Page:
Unfortunately, Bellbrook and Hudson are not isolate cases. The City of Pickerington near Columbus and Clearcreek Township in rural Warren County have also adopted housing moratoria or housing permit caps. Dozens of other cities, townships, and counties are considering legislation to curb so-called urban sprawl. Experience suggests these communities would be far better off investing in a reasonable, market-oriented planning that accommodates new development instead of shutting down the local housing market.

Samuel Staley is director of urban and land use policy at Reason Foundation and co-editor of the book “Smarter Growth: Market-Based Strategies for Land-Use Planning in the 21st Century.”

Samuel R. Staley, Ph.D. is a senior research fellow at Reason Foundation and managing director of the DeVoe L. Moore Center at Florida State University in Tallahassee where he teaches graduate and undergraduate courses in urban planning, regulation, and urban economics. Prior to joining Florida State, Staley was director of urban growth and land-use policy for Reason Foundation where he helped establish its urban policy program in 1997.

Staley is the author of several books, most recently co-authoring Mobility First: A New Vision for Transportation in a Globally Competitive 21st Century (Rowman & Littlefield, 2008). Texas Gov. Rick Perry aid Staley and Moore "get it right" and world bank urban planner Alain Bartaud called it "a must read for urban managers of large cities in the United States and around the world."

He is also co-author, with Ted Balaker, of The Road More Traveled: Why The Congestion Crisis Matters More Than You Think, and What We Can Do About It (Rowman and Littlefield, September, 2006). Author Joel Kotkin said, "The Road More Traveled should be required reading not only for planners and their students, but anyone who loves cities and wants them to thrive as real places, not merely as museums, in the 21st Century." Former U.S. Secretary of Transportation Mary Peters said, "Balaker and Staley clearly debunk the myth that there is nothing we can do about congestion."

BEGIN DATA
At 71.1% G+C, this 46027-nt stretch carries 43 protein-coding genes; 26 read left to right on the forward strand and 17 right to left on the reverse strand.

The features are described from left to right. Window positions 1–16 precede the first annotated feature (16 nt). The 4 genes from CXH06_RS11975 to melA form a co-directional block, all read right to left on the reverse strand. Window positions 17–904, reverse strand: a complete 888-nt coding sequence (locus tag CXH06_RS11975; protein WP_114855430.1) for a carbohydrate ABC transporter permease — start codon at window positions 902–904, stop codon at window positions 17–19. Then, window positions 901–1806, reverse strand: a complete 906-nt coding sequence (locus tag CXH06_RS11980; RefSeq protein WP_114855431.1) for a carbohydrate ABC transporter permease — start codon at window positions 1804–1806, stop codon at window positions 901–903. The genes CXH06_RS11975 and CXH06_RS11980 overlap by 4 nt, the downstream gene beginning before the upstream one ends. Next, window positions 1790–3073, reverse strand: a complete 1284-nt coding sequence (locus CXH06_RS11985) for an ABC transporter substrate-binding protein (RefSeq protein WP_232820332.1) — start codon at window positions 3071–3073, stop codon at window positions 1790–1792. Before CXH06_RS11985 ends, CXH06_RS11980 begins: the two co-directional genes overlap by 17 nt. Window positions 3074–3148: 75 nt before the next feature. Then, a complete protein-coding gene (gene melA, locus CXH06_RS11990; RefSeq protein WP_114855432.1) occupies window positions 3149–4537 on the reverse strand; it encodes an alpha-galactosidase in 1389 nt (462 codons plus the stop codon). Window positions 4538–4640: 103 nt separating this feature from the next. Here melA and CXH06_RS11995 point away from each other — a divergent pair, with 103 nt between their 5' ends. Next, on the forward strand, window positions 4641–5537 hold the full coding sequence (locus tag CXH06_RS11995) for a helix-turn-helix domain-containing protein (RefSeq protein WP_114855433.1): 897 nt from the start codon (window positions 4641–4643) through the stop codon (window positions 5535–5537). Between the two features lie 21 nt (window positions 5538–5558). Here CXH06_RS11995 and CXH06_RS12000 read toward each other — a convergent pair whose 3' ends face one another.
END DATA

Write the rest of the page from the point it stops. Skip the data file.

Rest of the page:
Staley's previous book, Smarter Growth: Market-based Strategies for Land-use Planning in the 21st Century (Greenwood Press, 2001), was called the "most thorough challenge yet to regional land-use plans" by Planning magazine.

In addition to these books, he is the author of Drug Policy and the Decline of American Cities (Transaction Publishers, 1992) and Planning Rules and Urban Economic Performance: The Case of Hong Kong (Chinese University Press, 1994).

His more than 100 professional articles, studies, and reports have appeared in publications such as The Wall Street Journal, The New York Times, Washington Post, Los Angeles Times, Investor's Business Daily, Journal of the American Planning Association, Planning magazine, Reason magazine, National Review and many others.

Staley's approach to urban development, transportation and public policy blends more than 20 years of experience as an economic development consultant, academic researcher, urban policy analyst, and community leader.

Staley is a former chair for his local planning board in his hometown of Bellbrook, Ohio. He is also a former member of its Board of Zoning Appeals and Property Review Commission, vice chair of his local park district's open space master plan committee, and chair of its Charter Review Commission.

Staley received his B.A. in Economics and Public Policy from Colby College, M.S. in Social and Applied Economics from Wright State University, and Ph.D. in Public Administration, with concentrations in urban planning and public finance from Ohio State University.